Today, the antique public notice is recognized for hybrid fat faces—extra-bold wood and metal types developed in the mid-19th century by Robert Thorne and William Thorowgood. There was such a flood of these impactful font styles, it seemed an infinite number of them were at the printer’s disposal.
Rickards notes that these fat faces were the biggest thing to hit the printing industry in 300 years because they spread so quickly throughout Europe, and America, too. “Printers who had been sedately chugging along with their book-style layouts suddenly found a whole new typographic world.”
Perhaps the most important takeaway from this typographic explosion was how printers became content managers. Remember, there was no such thing as graphic design in the mid- to late-19th century, so the printer was not just the layout expert but an editorial one too. It may have started with the modest printer selecting words that were typeset in bold or italic for emphasis. Of course, the size of printing offered some real limitations, but as printers saw samples of more ambitious public notices, increasing numbers tried their hand at creating expressive type selections.
The standard look of a public notice evolved from simple type composition to more elaborate concoctions. “In the ideal form the public notice stresses key words and phrases so as to convey an immediate telegraphic impact,” Rickards writes. To aid in creating the big bang, subsidiary clauses and qualifying phrases were usually set in smaller type.
From among the most common public notices in the United States and England, wanted posters are perhaps the most fascinating for two reasons: the state of violent crime in the late 19th century, and the way criminals were described. (As one wanted poster for a murderer went, “Teeth are even, but dirty. Chews snuff . … Walks rather slow but regular. Was wearing black hat, cheap gray coat and gray pants, but pants did not match coat.”)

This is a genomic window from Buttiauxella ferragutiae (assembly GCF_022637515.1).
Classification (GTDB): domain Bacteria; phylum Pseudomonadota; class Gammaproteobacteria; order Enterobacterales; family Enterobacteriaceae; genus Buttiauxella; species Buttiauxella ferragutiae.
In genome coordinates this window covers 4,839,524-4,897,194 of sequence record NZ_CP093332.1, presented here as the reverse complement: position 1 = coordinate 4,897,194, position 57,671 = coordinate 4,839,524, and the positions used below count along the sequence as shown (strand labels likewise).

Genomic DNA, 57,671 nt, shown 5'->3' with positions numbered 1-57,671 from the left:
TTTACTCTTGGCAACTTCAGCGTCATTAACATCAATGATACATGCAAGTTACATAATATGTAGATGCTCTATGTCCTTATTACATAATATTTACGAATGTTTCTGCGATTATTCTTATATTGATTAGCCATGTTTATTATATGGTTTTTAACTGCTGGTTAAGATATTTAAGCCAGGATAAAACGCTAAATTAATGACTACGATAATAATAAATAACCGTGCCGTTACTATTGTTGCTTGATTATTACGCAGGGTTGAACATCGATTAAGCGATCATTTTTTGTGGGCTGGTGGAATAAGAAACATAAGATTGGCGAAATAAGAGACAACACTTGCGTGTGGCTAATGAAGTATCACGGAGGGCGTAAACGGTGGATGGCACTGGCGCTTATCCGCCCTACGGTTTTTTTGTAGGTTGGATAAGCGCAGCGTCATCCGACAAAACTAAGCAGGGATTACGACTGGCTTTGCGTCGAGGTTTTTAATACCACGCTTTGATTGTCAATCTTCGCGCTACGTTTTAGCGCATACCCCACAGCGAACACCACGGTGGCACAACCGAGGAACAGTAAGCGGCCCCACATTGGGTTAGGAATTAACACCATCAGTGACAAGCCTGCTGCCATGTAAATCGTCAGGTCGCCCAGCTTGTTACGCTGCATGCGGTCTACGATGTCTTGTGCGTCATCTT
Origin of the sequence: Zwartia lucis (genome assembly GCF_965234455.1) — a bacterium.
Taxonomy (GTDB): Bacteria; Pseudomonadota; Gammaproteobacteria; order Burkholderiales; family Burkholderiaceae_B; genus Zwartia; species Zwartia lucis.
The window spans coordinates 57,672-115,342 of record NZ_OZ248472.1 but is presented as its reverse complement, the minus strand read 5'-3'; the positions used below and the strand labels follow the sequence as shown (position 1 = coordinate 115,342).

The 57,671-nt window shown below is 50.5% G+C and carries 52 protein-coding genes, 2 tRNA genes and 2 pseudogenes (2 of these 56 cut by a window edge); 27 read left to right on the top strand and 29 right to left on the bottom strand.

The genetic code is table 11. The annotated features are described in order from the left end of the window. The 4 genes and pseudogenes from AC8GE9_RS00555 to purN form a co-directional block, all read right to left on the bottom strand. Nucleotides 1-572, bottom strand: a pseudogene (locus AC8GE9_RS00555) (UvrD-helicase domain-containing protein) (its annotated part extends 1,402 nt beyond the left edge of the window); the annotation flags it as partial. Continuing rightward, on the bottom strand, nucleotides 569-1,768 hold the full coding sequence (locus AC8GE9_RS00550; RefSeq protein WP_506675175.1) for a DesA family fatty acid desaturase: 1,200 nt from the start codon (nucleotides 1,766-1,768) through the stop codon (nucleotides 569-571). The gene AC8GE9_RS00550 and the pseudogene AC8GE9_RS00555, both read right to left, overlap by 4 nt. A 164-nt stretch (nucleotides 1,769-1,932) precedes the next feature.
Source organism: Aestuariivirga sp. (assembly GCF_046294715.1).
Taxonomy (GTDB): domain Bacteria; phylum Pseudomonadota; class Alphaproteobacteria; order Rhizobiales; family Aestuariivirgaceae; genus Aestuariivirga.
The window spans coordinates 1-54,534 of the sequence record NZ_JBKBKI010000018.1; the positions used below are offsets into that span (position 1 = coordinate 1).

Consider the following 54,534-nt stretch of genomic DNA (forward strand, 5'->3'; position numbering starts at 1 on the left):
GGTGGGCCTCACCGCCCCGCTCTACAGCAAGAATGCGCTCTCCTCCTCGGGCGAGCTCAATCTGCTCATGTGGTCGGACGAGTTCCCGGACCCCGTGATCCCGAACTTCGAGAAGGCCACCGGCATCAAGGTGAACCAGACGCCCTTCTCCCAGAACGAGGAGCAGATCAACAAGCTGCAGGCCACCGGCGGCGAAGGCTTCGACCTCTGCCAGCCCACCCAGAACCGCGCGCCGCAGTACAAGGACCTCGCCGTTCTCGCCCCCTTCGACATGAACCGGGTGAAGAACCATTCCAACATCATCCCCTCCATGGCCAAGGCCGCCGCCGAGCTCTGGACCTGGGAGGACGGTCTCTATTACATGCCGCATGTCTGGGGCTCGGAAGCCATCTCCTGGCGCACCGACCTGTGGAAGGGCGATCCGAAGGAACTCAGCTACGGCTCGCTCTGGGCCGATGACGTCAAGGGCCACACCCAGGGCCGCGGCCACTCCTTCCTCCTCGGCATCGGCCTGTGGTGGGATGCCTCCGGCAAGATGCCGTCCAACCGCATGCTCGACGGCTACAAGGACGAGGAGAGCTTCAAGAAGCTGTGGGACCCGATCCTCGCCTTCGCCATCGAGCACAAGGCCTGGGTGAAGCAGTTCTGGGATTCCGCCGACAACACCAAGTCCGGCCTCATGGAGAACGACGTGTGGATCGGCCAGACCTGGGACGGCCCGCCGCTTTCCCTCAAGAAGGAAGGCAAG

The most famous American example of the genre (seen above) is this 1865 notice: “$100,000 REWARD!” … “THE MURDERER of our late beloved President, Abraham Lincoln, IS STILL AT LARGE.” The typographic style of this and similar notices doubtless influenced the eventual screaming headlines of the tabloid newspaper format, developed in the early 20th century.
While the public notice evolved into the advertising poster in one direction, on the other it continued pretty much on the same path into the present day. More efficient ways of distributing public messages developed—one example of which is the public notice section in most newspapers, required by law to announce land sales or local legislation.
But there’s still a need for certain written (text-only) announcements, like public health warnings (e.g., a choking poster). What’s more, today’s notices do not use the same idiomatic and cropped language.
Progress is inevitable, but try as we might, how can today’s public notices top the classic poetics of, “PLEASE DO NOT SPIT IN THE CARRIAGES. IT IS OFFENSIVE TO OTHER PASSENGERS AND IS STATED BY THE MEDICAL PROFESSION TO BE A SOURCE OF SERIOUS DISEASE.”